Notes for the Instructor

[Sorry students, there’s no answers here and you can stop googling to try and find the crossword puzzle answers, this was made specifically for this semester and only I and your instructor have the answer keys.]

Curriculum Overview

Pre-Assignment Questions – Estimated Time to Complete: 10 minutes

Notes about Language – You may also want to cover this in class

Crossword Puzzle – Estimated Time to Complete: 60 minutes

Reading Material

Asexuality: A Mixed Methods Approach Excerpt [“Results and Discussion” & “Conclusions”] – 7 pages

5 Proposed Models & Definitions of Asexuality from AVEN Wiki – 2 pages

Storms’ Model Entry on AVEN Wiki – 1 Paragraph

Swank Ivy’s Asexuality Top 10 – 4 pages

Understanding Asexuality from the Outside – 4 pages

Post from A for Affort – 1 page

Being a Kinky Ace from “Verbs, Not Nouns”– 2 pages

How to Be an Asexual Ally (parts 1, 2, and 3) – 4 pages

Suggested Materials

Reflection Questions – Estimated Time to Complete: 10 – 20 minutes

Notes for the Instructor:

Remember, Asexuality is an orientation, like heterosexuality or homosexuality. It means nothing more than to what gender a person generally experiences sexual attraction (and that is not the only type of attraction possible). Other than this one quality asexuals are as heterogeneous as any other orientation group.

When answering questions from students about “do asexuals do/feel/think *this*” please remember to respond with the training you’ve received for answering other sexuality related questions – particularly the “for some, for others” wording. Examples: For some asexuals the idea of sex is repulsive (just as for some heterosexuals the idea of homosexual sex is repulsive, and vice versa), others are indifferent to the thought of sex, others are interested in sex- either studying it or engaging in it for various reasons (including, but not limited to curiosity, procreation, experimentation, pleasing their partner, peer pressure, and more). Likewise there are as many opinions and feelings about things on every subject as there are asexuals (just like with any other group). You can opt for language like “most” or “many” in some cases: “most asexuals are not sexually active with a partner” for example – but be careful that you don’t give students the impression that there are many universals in the ace community. If they meet someone who identifies as asexual they should feel like it wouldn’t be any safer to make assumptions about that person’s behavior or opinions than anyone else they might meet [IE they should not leave thinking “oh wow, so asexuals are all frigid virgins who don’t masturbate and have personality disorders, got it!”]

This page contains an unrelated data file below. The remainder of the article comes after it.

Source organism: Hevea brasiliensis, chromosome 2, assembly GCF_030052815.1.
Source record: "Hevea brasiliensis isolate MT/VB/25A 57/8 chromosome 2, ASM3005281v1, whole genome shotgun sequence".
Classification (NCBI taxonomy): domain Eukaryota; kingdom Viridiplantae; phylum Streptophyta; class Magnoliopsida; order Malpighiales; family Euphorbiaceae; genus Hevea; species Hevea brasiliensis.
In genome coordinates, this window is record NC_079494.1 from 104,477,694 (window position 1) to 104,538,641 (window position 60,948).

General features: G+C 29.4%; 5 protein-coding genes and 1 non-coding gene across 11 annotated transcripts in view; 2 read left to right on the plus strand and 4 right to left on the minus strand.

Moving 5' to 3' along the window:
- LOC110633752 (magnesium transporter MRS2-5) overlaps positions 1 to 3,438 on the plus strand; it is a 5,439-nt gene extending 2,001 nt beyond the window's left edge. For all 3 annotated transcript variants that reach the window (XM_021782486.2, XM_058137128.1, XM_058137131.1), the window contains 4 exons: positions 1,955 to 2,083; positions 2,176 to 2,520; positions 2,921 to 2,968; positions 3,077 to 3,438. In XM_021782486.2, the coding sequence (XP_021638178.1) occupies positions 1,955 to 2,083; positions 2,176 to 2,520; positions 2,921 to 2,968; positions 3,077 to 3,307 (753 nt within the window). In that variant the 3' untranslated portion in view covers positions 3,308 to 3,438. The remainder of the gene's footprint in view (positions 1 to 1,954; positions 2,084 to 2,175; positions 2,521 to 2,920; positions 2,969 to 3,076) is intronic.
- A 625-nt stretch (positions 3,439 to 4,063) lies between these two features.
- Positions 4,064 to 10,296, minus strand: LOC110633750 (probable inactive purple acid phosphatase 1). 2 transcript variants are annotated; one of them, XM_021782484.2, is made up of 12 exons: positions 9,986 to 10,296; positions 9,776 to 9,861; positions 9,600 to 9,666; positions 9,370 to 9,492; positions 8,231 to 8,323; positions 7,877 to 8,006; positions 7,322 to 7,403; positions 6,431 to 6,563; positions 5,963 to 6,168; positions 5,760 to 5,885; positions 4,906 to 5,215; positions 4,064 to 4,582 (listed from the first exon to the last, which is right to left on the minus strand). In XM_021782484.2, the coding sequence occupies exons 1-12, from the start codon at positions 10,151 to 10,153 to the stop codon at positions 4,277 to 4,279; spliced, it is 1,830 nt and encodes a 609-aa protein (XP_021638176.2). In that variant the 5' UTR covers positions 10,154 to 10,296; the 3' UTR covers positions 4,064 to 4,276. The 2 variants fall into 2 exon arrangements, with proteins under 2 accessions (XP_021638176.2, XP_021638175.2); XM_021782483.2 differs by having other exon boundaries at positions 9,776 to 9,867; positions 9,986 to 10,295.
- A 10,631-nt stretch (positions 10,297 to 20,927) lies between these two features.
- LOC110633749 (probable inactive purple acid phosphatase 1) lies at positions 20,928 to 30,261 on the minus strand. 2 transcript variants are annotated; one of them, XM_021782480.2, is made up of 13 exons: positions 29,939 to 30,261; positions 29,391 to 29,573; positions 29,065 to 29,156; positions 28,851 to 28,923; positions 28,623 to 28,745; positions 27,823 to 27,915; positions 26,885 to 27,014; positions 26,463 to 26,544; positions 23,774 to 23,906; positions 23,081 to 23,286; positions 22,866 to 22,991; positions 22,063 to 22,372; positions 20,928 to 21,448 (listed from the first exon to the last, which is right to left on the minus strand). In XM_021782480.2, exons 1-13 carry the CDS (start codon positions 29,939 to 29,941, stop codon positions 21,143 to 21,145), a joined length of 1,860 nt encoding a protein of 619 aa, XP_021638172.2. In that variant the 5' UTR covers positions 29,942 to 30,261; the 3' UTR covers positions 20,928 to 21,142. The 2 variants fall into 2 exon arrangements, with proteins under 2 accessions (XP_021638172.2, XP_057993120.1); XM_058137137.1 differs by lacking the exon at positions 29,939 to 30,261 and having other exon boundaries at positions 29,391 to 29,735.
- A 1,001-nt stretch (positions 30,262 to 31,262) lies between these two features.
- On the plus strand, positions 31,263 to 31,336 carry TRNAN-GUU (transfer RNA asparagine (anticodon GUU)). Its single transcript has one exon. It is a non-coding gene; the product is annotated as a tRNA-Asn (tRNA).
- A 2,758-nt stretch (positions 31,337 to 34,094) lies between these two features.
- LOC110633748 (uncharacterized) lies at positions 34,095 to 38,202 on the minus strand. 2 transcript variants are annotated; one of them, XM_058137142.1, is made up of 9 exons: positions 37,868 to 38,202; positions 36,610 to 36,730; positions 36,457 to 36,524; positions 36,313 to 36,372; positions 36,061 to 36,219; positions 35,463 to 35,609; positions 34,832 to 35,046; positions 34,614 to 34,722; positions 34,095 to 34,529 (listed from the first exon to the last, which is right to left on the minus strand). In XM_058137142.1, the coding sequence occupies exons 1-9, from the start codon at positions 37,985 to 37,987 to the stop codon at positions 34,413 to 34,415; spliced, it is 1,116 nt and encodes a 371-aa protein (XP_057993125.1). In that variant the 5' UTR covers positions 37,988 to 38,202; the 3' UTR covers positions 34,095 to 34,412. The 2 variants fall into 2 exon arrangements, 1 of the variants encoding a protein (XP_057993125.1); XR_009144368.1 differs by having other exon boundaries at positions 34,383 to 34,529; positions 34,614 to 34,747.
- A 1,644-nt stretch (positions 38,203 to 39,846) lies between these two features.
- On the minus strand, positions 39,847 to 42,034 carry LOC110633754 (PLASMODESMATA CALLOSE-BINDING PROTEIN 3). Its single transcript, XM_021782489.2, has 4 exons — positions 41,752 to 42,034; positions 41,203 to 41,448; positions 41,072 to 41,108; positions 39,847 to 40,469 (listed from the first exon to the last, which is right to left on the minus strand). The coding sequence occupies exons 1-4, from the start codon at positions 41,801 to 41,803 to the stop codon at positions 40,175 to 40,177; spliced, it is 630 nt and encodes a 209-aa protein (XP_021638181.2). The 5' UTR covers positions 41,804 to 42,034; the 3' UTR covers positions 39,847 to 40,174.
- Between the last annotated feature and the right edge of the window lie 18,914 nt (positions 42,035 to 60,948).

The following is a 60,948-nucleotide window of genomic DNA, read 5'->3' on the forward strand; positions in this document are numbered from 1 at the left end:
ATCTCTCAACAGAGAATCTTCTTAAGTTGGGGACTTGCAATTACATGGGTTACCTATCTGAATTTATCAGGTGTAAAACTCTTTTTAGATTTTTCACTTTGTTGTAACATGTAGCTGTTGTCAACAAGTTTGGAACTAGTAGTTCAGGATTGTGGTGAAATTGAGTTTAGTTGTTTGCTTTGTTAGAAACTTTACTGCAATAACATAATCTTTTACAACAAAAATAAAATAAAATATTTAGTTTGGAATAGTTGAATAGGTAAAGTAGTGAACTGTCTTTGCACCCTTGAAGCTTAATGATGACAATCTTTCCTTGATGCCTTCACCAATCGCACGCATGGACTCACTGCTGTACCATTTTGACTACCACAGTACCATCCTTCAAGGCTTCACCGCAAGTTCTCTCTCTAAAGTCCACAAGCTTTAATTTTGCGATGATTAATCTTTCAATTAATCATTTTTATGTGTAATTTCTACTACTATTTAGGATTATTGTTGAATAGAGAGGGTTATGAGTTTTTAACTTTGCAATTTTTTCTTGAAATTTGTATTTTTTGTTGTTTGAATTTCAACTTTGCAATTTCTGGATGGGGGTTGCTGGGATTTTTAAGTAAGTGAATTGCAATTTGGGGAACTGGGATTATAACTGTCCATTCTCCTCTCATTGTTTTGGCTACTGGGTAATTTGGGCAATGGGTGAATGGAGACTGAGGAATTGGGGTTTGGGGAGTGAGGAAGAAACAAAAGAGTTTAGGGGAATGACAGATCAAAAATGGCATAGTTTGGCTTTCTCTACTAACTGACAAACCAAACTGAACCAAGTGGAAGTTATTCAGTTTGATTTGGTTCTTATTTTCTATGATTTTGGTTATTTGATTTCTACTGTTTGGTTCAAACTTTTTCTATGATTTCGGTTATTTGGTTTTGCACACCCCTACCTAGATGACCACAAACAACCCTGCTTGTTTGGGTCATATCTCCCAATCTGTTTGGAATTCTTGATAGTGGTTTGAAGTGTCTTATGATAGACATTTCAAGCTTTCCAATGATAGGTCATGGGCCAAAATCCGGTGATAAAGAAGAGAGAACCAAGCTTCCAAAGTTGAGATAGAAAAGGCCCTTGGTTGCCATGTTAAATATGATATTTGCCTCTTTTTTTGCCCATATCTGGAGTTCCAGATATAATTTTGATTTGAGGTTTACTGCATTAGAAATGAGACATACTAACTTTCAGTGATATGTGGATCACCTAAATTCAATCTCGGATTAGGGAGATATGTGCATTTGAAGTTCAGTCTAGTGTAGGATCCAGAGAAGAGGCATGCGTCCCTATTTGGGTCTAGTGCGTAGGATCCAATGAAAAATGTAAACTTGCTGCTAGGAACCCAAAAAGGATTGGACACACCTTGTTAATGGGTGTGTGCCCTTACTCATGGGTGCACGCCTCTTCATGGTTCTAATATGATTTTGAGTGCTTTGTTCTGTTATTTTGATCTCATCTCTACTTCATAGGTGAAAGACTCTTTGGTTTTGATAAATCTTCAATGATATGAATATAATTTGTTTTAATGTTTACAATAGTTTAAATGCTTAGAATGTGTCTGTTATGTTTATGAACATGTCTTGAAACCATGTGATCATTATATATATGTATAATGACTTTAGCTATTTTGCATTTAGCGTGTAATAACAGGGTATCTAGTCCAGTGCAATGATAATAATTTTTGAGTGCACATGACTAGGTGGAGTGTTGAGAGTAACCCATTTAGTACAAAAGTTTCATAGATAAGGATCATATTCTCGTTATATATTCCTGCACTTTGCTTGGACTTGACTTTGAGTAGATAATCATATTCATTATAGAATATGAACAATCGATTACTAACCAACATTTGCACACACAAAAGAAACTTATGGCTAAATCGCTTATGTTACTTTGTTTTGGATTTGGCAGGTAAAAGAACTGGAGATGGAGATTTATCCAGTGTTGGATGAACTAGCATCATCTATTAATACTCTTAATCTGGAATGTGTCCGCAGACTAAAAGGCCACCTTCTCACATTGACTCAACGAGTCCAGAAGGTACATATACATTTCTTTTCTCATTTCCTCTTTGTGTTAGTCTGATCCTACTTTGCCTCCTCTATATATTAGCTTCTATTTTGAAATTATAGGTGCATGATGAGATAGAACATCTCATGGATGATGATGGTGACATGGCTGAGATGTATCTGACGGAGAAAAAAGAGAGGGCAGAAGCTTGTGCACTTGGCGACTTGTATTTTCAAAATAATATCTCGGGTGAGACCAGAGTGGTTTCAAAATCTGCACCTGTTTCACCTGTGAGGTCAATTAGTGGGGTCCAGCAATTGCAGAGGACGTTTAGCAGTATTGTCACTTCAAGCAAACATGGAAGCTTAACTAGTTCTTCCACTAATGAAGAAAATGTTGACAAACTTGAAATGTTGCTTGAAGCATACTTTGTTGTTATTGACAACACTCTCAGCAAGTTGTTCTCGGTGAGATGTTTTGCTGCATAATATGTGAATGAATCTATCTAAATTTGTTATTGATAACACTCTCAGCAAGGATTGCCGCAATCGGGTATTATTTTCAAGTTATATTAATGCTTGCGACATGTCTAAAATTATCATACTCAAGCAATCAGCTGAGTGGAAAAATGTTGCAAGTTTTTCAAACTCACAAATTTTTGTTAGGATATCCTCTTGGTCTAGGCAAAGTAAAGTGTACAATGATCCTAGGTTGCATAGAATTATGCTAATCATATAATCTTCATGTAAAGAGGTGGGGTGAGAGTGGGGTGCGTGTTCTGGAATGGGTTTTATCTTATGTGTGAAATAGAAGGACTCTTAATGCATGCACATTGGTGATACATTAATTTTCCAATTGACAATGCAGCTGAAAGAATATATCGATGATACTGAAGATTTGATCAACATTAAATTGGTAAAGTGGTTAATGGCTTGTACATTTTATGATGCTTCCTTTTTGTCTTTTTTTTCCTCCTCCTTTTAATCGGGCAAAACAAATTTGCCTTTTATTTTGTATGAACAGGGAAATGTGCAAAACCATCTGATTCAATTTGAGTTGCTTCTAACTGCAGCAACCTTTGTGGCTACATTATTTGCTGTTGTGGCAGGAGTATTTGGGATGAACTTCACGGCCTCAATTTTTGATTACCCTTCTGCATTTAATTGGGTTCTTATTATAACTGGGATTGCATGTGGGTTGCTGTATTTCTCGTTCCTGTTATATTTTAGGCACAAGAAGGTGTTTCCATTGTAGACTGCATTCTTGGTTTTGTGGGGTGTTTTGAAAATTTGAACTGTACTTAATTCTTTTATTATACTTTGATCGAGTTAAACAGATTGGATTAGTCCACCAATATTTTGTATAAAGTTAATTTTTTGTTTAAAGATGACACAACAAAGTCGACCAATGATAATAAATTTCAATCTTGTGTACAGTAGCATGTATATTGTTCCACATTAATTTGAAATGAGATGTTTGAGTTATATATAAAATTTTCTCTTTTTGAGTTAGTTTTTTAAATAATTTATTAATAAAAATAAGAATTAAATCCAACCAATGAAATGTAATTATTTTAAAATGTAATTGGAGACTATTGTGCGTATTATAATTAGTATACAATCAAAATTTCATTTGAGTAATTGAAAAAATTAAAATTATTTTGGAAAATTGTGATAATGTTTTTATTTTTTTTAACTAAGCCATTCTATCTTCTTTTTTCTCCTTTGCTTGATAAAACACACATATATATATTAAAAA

When discussing the research paper there are some points you may want to make:

Regarding theme 5: Overlap with Schizoid Personality

All of the participants in this study were found through an on-line message board and while many people who participate in message board communities also have the confidence, social skills, and desire to interact socially with other people in person, there is probably a higher percentage of introverts who make up the population of any message board membership than in the general population. As for statement that “7 of the 15 participants felt that they personally met criteria for Schizoid Personality disorder” – this is a highly questionable statistic to mention since people use the confirmation bias to make themselves believe they have whatever disorder you’re describing (it’s why everyone becomes a hypochondriac when they read WebMD). Unless Brotto actually had the subjects of Study II go see someone who could diagnose whether or not they actually qualify for Schizoid Personality Disorder (which she didn’t) she probably should have thought twice about introducing this in to the “discussion” section of the paper. On that note, there are people who are not nuero-typical, who have personality disorders, who have other problems in general who are asexual (just like there are some who are heterosexual, homosexual, and bisexual). We are not a community of perfect people- but none are (okay, unless you actually just created a community for perfect people… but then I’d bet you’d get a disproportionately high number of narcissists).

In my “notes on language” section I mention some of the problems with the Storms’ Model but if you have yet to cover non-binary genders with your students you may want to address the problems again in class.

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